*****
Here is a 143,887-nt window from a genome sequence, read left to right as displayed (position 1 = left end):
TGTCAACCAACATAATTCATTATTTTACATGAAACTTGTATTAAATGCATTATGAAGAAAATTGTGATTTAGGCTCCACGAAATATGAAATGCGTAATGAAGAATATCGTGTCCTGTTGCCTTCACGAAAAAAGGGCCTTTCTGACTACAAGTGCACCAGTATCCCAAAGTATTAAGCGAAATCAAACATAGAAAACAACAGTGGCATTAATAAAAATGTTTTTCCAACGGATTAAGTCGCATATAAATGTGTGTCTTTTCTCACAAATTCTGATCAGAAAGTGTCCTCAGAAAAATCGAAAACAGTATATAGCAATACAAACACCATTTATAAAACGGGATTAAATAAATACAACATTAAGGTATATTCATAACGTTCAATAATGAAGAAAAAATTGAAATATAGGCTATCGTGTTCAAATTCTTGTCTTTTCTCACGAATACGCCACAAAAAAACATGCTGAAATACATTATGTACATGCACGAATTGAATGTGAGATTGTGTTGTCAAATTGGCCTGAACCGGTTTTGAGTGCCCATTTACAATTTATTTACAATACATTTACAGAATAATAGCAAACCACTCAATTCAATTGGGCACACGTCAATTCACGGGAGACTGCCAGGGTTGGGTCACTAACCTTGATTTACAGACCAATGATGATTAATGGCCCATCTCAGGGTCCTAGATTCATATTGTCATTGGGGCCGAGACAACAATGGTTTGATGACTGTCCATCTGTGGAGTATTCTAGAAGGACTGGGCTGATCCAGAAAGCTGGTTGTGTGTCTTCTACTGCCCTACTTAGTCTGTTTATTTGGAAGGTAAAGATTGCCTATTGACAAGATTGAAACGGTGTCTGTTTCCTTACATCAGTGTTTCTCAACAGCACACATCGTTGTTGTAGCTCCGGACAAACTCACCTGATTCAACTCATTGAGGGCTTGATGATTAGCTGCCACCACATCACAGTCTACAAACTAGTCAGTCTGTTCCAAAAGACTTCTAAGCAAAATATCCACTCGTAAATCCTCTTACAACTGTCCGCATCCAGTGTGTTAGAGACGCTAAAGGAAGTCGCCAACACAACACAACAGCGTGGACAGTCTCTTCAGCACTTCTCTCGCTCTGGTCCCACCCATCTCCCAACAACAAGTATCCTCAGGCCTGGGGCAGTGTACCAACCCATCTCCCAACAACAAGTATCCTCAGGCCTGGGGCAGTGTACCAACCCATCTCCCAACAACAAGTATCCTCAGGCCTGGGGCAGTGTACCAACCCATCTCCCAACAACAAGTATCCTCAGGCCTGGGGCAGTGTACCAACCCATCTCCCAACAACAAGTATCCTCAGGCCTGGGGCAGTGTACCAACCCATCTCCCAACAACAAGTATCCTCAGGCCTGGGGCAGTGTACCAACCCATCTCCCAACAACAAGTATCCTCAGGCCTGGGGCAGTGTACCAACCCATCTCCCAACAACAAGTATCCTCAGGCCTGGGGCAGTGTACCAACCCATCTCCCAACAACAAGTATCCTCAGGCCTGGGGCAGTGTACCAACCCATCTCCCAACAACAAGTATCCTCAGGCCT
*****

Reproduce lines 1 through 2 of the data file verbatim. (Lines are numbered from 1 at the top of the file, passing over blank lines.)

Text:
Here is a 143,887-nt window from a genome sequence, read left to right as displayed (position 1 = left end):
TGTCAACCAACATAATTCATTATTTTACATGAAACTTGTATTAAATGCATTATGAAGAAAATTGTGATTTAGGCTCCACGAAATATGAAATGCGTAATGAAGAATATCGTGTCCTGTTGCCTTCACGAAAAAAGGGCCTTTCTGACTACAAGTGCACCAGTATCCCAAAGTATTAAGCGAAATCAAACATAGAAAACAACAGTGGCATTAATAAAAATGTTTTTCCAACGGATTAAGTCGCATATAAATGTGTGTCTTTTCTCACAAATTCTGATCAGAAAGTGTCCTCAGAAAAATCGAAAACAGTATATAGCAATACAAACACCATTTATAAAACGGGATTAAATAAATACAACATTAAGGTATATTCATAACGTTCAATAATGAAGAAAAAATTGAAATATAGGCTATCGTGTTCAAATTCTTGTCTTTTCTCACGAATACGCCACAAAAAAACATGCTGAAATACATTATGTACATGCACGAATTGAATGTGAGATTGTGTTGTCAAATTGGCCTGAACCGGTTTTGAGTGCCCATTTACAATTTATTTACAATACATTTACAGAATAATAGCAAACCACTCAATTCAATTGGGCACACGTCAATTCACGGGAGACTGCCAGGGTTGGGTCACTAACCTTGATTTACAGACCAATGATGATTAATGGCCCATCTCAGGGTCCTAGATTCATATTGTCATTGGGGCCGAGACAACAATGGTTTGATGACTGTCCATCTGTGGAGTATTCTAGAAGGACTGGGCTGATCCAGAAAGCTGGTTGTGTGTCTTCTACTGCCCTACTTAGTCTGTTTATTTGGAAGGTAAAGATTGCCTATTGACAAGATTGAAACGGTGTCTGTTTCCTTACATCAGTGTTTCTCAACAGCACACATCGTTGTTGTAGCTCCGGACAAACTCACCTGATTCAACTCATTGAGGGCTTGATGATTAGCTGCCACCACATCACAGTCTACAAACTAGTCAGTCTGTTCCAAAAGACTTCTAAGCAAAATATCCACTCGTAAATCCTCTTACAACTGTCCGCATCCAGTGTGTTAGAGACGCTAAAGGAAGTCGCCAACACAACACAACAGCGTGGACAGTCTCTTCAGCACTTCTCTCGCTCTGGTCCCACCCATCTCCCAACAACAAGTATCCTCAGGCCTGGGGCAGTGTACCAACCCATCTCCCAACAACAAGTATCCTCAGGCCTGGGGCAGTGTACCAACCCATCTCCCAACAACAAGTATCCTCAGGCCTGGGGCAGTGTACCAACCCATCTCCCAACAACAAGTATCCTCAGGCCTGGGGCAGTGTACCAACCCATCTCCCAACAACAAGTATCCTCAGGCCTGGGGCAGTGTACCAACCCATCTCCCAACAACAAGTATCCTCAGGCCTGGGGCAGTGTACCAACCCATCTCCCAACAACAAGTATCCTCAGGCCTGGGGCAGTGTACCAACCCATCTCCCAACAACAAGTATCCTCAGGCCTGGGGCAGTGTACCAACCCATCTCCCAACAACAAGTATCCTCAGGCCTGGGGCAGTGTACCAACCCATCTCCCAACAACAAGTATCCTCAGGCCT